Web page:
Rabies is a zoonotic disease (a disease that is transmitted to humans from animals) that is caused by a virus. The disease affects domestic and wild animals, and is spread to people through close contact with infectious material, usually saliva, via bites or scratches. Rabies is present on all continents with the exception of Antarctica, but more than 95% of human deaths occur in Asia and Africa. Once symptoms of the disease develop, rabies is nearly always fatal.
Rabies is a neglected disease of poor and vulnerable populations whose deaths are rarely reported. It occurs mainly in remote rural communities where measures to prevent dog to human transmission have not been implemented. Under-reporting of rabies also prevents mobilization of resources from the international community for the elimination of human dog-mediated rabies.
Rabies is a vaccine-preventable viral disease which occurs in more than 150 countries and territories. Infection causes tens of thousands of deaths every year, mostly in Asia and Africa. 40% of people who are bitten by suspect rabid animals are children under 15 years of age. Dogs are the source of the vast majority of human rabies deaths. Immediate wound cleansing and immunization within a few hours after contact with a suspect rabid animal can prevent the onset of rabies and death. Every year, more than 15 million people worldwide receive a post-exposure vaccination to prevent the disease – this is estimated to prevent hundreds of thousands of rabies deaths annually.
Literature research reveals rabies occurrences in Taiwan as early as in Japanese ruling period (1895-1945) and at least 11 cases in north and south of the island since 1900. Shortly after World War II, Rabies was introduced to Taiwan from China in 1947. There were epidemics occurred continually after the first human rabies case found at Taipei city in 1948, regard 238 cases in 1951and 102 cases in 1952 as most. Though dog vaccination countrywide, put out stray dogs and the quarantine of dog imported, controlled the epidemic effectively, no more human case appeared since 1959. Only one case each was reported from China in 2002 and 2012, and one from the Philippines in 2013. Animal's epidemic situation, Taiwan had not occurred animal's case since 1961, till July 16, 2013, Council of Agriculture’s Animal Health Research Institute reported to World Organization for Animal Health (OIE) on July 17 that the wild ferret-badger was contagious with the rabies virus.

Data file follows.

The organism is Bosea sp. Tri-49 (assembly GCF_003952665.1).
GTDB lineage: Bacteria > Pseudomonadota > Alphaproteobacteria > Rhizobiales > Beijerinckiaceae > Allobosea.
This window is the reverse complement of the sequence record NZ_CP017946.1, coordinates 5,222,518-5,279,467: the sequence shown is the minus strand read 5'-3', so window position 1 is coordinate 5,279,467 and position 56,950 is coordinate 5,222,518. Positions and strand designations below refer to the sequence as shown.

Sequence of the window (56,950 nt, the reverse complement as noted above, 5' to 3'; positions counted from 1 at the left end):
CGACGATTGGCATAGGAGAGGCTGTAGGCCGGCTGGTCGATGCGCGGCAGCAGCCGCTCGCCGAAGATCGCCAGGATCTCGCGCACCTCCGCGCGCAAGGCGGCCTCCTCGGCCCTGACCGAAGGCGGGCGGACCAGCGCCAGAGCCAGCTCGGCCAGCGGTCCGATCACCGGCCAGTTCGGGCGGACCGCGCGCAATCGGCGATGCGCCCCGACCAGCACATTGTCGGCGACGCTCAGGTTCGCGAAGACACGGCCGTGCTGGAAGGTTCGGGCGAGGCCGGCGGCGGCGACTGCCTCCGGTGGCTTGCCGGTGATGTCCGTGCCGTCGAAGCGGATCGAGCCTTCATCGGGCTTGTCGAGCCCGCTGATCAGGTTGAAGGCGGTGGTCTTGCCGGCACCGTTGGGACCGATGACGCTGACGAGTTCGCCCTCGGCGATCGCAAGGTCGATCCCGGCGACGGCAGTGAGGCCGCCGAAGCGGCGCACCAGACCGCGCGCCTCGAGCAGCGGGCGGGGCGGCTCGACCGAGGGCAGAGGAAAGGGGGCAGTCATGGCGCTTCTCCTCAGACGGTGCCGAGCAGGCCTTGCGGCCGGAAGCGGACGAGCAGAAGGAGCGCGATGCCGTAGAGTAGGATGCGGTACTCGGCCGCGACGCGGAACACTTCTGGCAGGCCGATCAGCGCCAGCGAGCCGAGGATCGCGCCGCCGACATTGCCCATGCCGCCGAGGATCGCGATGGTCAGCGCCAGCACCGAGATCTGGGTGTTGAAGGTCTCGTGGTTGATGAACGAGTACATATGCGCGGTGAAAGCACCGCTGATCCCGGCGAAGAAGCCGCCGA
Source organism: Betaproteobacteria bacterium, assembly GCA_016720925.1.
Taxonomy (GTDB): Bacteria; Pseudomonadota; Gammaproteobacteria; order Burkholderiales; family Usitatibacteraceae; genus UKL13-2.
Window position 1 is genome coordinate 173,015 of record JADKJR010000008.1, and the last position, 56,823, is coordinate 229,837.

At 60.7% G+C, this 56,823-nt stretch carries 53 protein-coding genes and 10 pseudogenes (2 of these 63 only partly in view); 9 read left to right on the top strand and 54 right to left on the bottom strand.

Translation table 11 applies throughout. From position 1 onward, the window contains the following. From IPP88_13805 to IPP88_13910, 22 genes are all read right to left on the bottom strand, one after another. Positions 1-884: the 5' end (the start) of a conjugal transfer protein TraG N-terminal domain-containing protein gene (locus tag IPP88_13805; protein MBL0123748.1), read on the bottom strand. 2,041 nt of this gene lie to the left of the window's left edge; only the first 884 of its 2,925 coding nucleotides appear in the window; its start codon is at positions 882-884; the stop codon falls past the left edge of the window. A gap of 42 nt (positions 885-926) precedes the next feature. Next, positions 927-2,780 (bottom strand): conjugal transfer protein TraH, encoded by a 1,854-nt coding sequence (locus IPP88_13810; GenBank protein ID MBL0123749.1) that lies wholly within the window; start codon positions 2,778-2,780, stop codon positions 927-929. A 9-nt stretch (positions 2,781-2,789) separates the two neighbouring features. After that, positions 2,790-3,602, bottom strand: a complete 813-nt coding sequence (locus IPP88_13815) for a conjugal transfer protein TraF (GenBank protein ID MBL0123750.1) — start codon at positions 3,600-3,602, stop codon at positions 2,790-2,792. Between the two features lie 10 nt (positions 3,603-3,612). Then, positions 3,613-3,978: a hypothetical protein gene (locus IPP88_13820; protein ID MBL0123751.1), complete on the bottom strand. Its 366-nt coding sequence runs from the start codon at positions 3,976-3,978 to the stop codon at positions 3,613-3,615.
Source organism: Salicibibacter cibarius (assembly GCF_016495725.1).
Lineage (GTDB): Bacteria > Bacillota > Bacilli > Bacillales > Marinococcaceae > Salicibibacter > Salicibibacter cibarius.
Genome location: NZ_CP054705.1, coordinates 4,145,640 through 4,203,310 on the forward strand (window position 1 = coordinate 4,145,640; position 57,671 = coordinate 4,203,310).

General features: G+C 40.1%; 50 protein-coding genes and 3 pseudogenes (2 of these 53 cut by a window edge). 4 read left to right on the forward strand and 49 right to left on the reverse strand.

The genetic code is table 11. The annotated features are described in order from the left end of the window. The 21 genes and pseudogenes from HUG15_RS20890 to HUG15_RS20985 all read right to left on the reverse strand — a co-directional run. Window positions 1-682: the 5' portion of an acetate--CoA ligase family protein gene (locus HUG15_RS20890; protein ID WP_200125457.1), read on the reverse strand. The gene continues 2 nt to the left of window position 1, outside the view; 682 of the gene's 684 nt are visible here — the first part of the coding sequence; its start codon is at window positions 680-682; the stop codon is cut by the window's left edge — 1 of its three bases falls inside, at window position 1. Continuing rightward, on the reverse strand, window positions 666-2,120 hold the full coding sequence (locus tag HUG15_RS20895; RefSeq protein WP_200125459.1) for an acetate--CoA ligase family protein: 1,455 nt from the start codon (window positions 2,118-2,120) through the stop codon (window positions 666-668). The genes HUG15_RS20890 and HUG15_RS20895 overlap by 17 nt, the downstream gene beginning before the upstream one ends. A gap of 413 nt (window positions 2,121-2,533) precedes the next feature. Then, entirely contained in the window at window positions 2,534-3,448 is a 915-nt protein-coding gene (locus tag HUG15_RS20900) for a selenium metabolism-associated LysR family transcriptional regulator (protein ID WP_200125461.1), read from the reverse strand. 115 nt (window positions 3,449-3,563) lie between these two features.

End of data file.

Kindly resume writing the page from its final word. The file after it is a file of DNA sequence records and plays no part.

Rabies Surveillance in Taiwan
Taiwan National Infectious Disease Statistics System--Rabies
Prevention and Control